Local elections held in odd-numbered years in California don’t generally have much meaning outside their immediate communities.
But a June 4 vote scheduled in Los Angeles might be different. This is a yes/no decision on a huge parcel tax proposed by the local school district, the second largest in America. There’s little else on the ballot, just one school board seat and no other major offices.
So nothing should divert voter attention away from the parcel tax vote, and a very light turnout can be expected. A large portion of those who vote may belong to groups standing to benefit from the measure: parents of schoolchildren, members of the United Teachers of Los Angeles union and members of the Service Employees International Union, many of whom work in the schools.
That means that even in an odd-year election, when voting is normally dominated by conservative anti-tax forces, this $500 million-a-year plan has a chance to win. If it does, expect more and more school districts around the state to place large parcel taxes on their own odd-year local ballots.
There is little doubt the Los Angeles Unified district, laced with dilapidated buildings, large classes, temporary classrooms, peeling paint and poorly maintained athletic fields, needs more money. But this much?
The district’s board voted last winter to place Measure EE on the local ballot. Most parcel taxes hit each piece of property equally, whether it’s commercial or residential, no matter what is built on any parcel.
That’s about as unfair a tax as exists today, hitting big- box stores and tiny homes equally.
But Measure EE is slightly different. It taxes properties according to how many square feet of building they contain. The rate is 16 cents per constructed square foot, but garages will not be included. A typical 1,500-square-foot bungalow would see taxes increase by $240 per year, a substantial sum for many folks whose homes make up most of their wealth.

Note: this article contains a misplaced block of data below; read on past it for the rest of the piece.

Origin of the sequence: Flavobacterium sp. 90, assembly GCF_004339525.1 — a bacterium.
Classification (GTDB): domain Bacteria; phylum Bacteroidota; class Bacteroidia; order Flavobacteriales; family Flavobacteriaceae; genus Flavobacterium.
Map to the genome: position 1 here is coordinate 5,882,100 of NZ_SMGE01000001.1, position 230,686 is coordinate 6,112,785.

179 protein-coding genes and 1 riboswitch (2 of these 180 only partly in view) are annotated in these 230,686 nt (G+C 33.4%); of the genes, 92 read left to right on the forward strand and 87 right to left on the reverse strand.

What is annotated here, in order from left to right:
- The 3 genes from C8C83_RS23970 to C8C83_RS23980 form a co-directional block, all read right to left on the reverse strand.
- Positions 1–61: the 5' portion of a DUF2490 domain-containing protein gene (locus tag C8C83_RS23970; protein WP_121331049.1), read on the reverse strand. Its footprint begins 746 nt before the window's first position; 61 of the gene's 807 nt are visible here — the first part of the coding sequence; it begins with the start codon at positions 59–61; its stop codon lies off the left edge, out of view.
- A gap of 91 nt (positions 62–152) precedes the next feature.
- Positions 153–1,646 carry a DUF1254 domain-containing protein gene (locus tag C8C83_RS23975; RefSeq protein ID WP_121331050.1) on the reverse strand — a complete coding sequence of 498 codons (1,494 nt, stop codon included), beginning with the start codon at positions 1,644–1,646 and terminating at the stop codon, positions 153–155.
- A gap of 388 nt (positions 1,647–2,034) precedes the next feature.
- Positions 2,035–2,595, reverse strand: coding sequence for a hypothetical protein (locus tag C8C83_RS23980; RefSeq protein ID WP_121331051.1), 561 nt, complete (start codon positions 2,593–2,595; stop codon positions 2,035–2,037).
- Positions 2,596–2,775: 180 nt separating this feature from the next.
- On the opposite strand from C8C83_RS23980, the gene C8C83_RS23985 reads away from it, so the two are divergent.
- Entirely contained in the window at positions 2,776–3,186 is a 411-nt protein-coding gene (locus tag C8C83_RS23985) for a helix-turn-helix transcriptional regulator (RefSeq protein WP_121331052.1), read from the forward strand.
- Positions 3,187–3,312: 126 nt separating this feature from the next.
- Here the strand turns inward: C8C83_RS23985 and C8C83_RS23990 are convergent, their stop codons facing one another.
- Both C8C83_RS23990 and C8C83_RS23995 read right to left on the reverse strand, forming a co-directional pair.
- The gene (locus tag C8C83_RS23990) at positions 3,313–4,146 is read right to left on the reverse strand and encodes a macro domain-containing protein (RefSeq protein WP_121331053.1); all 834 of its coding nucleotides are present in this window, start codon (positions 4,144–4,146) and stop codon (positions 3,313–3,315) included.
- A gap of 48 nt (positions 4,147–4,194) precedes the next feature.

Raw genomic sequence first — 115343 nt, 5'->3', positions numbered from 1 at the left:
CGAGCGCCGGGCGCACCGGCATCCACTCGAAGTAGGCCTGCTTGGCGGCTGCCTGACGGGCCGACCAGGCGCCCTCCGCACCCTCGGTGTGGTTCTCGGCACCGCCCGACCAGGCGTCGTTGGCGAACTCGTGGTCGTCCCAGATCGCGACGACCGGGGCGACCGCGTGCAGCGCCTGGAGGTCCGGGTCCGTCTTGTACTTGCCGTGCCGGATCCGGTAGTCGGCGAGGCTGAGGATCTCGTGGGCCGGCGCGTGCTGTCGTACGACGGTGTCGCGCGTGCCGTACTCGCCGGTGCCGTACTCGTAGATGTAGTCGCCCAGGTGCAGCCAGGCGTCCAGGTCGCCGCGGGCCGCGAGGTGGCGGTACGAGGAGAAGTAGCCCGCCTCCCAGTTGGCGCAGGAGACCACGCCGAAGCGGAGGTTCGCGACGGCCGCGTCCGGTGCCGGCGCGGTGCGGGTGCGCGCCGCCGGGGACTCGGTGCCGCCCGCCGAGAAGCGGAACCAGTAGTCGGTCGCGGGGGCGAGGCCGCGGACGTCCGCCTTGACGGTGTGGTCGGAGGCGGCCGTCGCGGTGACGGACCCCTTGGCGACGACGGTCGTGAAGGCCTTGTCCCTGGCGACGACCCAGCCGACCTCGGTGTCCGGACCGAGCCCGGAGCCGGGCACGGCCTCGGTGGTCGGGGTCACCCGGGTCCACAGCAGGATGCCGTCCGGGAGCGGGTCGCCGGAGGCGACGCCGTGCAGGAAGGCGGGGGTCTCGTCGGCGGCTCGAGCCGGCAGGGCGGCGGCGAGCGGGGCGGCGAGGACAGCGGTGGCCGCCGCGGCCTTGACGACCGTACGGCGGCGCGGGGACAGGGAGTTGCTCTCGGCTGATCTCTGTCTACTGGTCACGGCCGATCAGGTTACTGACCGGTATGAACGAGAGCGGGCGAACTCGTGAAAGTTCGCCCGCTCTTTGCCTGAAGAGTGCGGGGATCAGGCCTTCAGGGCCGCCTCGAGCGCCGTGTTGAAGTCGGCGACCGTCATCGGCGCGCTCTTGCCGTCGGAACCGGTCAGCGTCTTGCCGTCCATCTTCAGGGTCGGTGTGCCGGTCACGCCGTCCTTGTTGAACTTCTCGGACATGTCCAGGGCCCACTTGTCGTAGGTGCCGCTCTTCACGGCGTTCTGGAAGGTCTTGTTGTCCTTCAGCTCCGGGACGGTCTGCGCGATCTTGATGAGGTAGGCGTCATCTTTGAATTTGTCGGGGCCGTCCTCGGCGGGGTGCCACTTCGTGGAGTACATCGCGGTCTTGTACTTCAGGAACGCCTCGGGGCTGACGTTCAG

Meanwhile, a 55,000-square-foot shopping mall would pay $8,800 per year, an oil refinery or a privately-owned sports arena like Staples Center much more.
The school district says all the money will go toward raising teacher salaries, lowering class sizes and providing more resources and aides to teachers. And the actual take could far exceed the half-billion-dollar yearly estimate.
So juicy is this measure that it has even united feuding unions and charter school advocates. The SEIU has put $300,000 into the measure so far, while charter school backer Eli Broad, the B in KB Homes, donated $250,000. Biggest donor is Steve Ballmer, a former Microsoft kingpin who owns the Los Angeles Clippers basketball team. His proposed new arena in Inglewood would not be affected by this parcel tax.
It’s obvious why the Los Angeles district and others prefer parcel taxes these days over other levies: Other local school taxes are shared with Sacramento, much of the funds distributed among the state’s poorest districts; parcel taxes stay home.
One issue this measure may help solve is whether it takes a simple majority to pass a special-purpose local tax like this one or the two-thirds majority stipulated in Proposition 13, the landmark 1978 initiative that limits property taxes.
The state Supreme Court implied, but did not actually state, in a ruling two years ago that school tax initiatives might need only a simple majority to pass. That case involved a measure placed on the ballot by voters; this one comes from the school board.
Battles over the level of support needed for new taxes are now playing in the courts, the outcomes sure to affect votes in many districts soon.
But all current lawsuits are over initiatives. If this one goes to the state’s high court, likely if it wins more than a majority, but less than two-thirds of the vote, the issue could be settled quickly. Because this is purely a state constitutional issue, the U.S. Supreme Court probably won’t be involved.
The bottom line: This Los Angeles vote will directly affect only property owners and pupils within one large school district. But the entire state should be watching closely because it has implications everywhere.